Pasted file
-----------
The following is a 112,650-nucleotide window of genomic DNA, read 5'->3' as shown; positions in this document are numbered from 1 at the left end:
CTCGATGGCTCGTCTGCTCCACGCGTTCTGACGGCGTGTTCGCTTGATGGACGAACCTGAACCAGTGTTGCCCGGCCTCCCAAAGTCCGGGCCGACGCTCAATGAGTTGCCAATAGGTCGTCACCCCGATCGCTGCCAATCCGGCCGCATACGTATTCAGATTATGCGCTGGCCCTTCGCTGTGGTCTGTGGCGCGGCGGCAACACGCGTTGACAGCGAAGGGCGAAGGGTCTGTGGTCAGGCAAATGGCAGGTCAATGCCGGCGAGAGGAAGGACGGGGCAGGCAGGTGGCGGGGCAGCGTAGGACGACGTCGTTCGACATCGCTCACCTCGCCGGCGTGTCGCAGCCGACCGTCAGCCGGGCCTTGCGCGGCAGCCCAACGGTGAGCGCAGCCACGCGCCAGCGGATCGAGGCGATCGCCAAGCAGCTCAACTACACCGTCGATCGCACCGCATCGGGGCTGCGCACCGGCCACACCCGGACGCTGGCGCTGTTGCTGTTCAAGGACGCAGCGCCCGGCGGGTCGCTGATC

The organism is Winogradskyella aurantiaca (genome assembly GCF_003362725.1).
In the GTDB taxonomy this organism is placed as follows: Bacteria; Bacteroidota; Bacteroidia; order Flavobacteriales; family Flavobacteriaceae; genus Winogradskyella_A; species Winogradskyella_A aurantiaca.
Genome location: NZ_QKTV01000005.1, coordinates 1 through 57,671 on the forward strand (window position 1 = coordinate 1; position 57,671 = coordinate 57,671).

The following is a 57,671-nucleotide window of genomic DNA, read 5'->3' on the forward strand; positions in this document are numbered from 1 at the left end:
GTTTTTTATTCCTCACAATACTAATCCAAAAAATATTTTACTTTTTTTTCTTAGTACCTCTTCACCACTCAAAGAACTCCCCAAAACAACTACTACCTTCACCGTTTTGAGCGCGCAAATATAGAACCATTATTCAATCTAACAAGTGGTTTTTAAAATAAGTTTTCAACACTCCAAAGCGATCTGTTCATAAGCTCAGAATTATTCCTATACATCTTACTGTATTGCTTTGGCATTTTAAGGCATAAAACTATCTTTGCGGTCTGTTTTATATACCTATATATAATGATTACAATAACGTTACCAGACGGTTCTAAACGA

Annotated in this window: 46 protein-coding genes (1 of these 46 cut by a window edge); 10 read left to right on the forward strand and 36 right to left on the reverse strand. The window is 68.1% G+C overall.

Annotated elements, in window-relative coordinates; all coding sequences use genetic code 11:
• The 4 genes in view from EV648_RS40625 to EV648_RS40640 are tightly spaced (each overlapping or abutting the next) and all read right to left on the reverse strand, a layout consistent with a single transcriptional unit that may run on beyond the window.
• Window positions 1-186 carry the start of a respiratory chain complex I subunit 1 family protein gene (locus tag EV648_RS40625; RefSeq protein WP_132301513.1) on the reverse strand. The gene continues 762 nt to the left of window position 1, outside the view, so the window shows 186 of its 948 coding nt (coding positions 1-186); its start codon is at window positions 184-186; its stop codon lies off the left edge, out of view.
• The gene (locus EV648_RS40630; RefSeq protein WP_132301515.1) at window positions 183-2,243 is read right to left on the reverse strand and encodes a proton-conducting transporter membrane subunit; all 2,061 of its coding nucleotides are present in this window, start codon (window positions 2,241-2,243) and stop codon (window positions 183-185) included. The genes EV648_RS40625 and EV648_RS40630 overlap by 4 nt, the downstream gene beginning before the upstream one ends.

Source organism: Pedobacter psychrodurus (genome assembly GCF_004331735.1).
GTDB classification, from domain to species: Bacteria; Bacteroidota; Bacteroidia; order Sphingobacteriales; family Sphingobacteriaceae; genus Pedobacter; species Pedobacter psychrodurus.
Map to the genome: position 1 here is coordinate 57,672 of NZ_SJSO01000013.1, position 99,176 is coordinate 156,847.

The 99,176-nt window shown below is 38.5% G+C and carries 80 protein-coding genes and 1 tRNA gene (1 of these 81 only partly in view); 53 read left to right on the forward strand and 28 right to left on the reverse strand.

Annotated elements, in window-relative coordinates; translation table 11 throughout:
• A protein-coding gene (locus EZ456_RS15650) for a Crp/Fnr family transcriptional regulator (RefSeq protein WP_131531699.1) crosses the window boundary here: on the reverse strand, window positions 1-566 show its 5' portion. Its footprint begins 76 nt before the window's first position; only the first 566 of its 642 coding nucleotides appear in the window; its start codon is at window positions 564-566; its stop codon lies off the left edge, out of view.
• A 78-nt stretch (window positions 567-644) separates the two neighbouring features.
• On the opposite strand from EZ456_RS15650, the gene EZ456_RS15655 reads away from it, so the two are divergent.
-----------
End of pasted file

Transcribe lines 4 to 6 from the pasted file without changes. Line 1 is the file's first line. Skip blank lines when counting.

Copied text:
In the GTDB taxonomy this organism is placed as follows: Bacteria; Bacteroidota; Bacteroidia; order Flavobacteriales; family Flavobacteriaceae; genus Winogradskyella_A; species Winogradskyella_A aurantiaca.
Genome location: NZ_QKTV01000005.1, coordinates 1 through 57,671 on the forward strand (window position 1 = coordinate 1; position 57,671 = coordinate 57,671).

The following is a 57,671-nucleotide window of genomic DNA, read 5'->3' on the forward strand; positions in this document are numbered from 1 at the left end: